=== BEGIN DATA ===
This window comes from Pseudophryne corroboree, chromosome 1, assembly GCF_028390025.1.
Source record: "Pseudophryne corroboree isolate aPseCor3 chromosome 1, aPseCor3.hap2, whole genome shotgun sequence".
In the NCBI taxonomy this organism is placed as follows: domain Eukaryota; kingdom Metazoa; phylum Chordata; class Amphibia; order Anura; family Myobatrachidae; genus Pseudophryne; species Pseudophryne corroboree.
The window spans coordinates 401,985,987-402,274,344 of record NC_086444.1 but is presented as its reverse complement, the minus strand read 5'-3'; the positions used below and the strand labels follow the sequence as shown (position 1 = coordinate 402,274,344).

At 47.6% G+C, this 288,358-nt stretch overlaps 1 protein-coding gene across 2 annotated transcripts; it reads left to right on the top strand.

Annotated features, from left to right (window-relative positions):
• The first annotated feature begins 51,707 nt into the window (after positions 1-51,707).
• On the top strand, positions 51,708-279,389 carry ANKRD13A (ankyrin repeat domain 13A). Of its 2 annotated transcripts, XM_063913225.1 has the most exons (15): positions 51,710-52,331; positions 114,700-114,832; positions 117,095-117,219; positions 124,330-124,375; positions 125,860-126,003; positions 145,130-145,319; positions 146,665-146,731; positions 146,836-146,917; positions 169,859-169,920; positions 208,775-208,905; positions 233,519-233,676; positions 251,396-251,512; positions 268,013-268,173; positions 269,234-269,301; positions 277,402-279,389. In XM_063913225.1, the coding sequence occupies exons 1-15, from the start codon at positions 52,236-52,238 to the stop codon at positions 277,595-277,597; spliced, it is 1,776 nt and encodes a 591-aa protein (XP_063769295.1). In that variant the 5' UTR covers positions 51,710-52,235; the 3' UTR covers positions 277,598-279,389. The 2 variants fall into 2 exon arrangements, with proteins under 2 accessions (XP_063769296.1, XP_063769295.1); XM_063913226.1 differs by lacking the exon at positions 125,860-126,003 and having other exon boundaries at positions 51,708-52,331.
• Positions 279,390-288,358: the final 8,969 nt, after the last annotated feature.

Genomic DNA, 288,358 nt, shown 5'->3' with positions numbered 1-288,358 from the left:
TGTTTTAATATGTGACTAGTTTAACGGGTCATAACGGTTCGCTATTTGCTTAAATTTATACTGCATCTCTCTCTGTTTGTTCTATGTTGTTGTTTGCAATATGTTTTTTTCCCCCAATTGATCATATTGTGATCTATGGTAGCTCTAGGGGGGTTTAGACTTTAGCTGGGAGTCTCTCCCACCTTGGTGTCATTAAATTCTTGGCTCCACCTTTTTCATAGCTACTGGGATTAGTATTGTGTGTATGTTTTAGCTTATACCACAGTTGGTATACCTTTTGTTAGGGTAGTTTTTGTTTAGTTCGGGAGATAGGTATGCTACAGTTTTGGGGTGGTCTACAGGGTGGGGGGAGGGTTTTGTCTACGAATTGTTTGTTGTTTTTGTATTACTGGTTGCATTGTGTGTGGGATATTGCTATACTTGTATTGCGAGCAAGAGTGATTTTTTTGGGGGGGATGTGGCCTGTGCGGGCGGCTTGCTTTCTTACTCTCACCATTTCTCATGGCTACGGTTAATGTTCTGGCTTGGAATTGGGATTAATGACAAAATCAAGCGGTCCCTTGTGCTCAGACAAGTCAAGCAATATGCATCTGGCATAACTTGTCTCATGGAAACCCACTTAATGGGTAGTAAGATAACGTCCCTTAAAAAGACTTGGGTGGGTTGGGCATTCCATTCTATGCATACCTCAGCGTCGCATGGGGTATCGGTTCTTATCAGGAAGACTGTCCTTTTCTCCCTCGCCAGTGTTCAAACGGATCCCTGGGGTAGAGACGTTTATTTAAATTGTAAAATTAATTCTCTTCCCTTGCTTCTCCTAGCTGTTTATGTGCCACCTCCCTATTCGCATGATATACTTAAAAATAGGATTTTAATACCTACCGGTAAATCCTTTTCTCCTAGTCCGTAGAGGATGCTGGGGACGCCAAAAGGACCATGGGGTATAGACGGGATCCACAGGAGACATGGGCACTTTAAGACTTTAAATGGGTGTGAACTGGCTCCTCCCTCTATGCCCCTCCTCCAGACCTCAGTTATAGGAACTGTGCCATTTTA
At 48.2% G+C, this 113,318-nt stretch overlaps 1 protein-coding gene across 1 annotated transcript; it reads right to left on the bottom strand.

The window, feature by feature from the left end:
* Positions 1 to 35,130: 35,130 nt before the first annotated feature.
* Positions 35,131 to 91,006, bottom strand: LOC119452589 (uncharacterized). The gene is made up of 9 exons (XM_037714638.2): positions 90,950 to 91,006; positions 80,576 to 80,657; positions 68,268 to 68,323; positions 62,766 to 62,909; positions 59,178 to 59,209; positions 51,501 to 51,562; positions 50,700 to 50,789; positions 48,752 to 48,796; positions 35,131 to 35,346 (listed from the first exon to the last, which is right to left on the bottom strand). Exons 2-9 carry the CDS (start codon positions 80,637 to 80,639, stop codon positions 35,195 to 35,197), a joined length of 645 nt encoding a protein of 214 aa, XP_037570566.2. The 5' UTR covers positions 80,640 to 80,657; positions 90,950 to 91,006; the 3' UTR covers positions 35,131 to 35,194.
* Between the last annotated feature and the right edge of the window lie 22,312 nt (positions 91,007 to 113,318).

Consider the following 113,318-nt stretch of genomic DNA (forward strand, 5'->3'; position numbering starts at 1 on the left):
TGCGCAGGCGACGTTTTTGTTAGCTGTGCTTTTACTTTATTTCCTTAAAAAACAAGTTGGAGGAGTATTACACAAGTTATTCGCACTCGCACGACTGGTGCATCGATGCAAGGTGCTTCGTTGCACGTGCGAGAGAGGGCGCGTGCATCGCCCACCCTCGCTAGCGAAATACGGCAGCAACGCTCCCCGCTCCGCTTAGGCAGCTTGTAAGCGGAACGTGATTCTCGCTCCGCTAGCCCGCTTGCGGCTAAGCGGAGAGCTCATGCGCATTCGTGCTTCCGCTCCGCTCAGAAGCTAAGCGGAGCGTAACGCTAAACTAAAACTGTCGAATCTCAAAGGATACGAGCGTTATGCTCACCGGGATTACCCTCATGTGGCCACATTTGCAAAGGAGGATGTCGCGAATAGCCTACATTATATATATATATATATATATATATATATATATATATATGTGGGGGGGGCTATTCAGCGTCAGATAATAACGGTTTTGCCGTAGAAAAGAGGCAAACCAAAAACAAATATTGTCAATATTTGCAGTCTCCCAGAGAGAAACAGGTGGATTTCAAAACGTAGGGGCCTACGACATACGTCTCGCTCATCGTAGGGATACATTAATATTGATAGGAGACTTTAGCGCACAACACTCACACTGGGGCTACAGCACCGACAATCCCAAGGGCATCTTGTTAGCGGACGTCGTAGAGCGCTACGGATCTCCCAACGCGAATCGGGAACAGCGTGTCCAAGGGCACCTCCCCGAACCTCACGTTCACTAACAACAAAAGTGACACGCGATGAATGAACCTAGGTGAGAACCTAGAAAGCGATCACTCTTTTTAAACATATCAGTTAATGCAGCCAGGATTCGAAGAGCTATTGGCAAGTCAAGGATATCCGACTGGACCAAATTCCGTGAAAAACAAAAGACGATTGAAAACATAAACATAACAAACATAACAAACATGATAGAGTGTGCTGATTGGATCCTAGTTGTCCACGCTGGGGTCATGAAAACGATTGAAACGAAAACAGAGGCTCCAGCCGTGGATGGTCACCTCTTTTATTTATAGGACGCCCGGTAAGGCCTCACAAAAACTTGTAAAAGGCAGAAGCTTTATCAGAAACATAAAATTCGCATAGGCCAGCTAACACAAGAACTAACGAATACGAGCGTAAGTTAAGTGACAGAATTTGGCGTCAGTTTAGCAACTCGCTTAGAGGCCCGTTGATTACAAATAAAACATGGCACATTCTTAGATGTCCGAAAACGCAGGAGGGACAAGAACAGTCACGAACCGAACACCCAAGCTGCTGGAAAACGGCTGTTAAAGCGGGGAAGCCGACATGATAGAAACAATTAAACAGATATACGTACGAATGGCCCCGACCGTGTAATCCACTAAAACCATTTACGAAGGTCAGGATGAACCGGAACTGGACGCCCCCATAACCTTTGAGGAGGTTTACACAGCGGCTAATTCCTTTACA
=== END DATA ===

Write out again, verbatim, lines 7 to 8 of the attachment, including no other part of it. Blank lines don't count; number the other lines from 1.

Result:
• The first annotated feature begins 51,707 nt into the window (after positions 1-51,707).
• On the top strand, positions 51,708-279,389 carry ANKRD13A (ankyrin repeat domain 13A). Of its 2 annotated transcripts, XM_063913225.1 has the most exons (15): positions 51,710-52,331; positions 114,700-114,832; positions 117,095-117,219; positions 124,330-124,375; positions 125,860-126,003; positions 145,130-145,319; positions 146,665-146,731; positions 146,836-146,917; positions 169,859-169,920; positions 208,775-208,905; positions 233,519-233,676; positions 251,396-251,512; positions 268,013-268,173; positions 269,234-269,301; positions 277,402-279,389. In XM_063913225.1, the coding sequence occupies exons 1-15, from the start codon at positions 52,236-52,238 to the stop codon at positions 277,595-277,597; spliced, it is 1,776 nt and encodes a 591-aa protein (XP_063769295.1). In that variant the 5' UTR covers positions 51,710-52,235; the 3' UTR covers positions 277,598-279,389. The 2 variants fall into 2 exon arrangements, with proteins under 2 accessions (XP_063769296.1, XP_063769295.1); XM_063913226.1 differs by lacking the exon at positions 125,860-126,003 and having other exon boundaries at positions 51,708-52,331.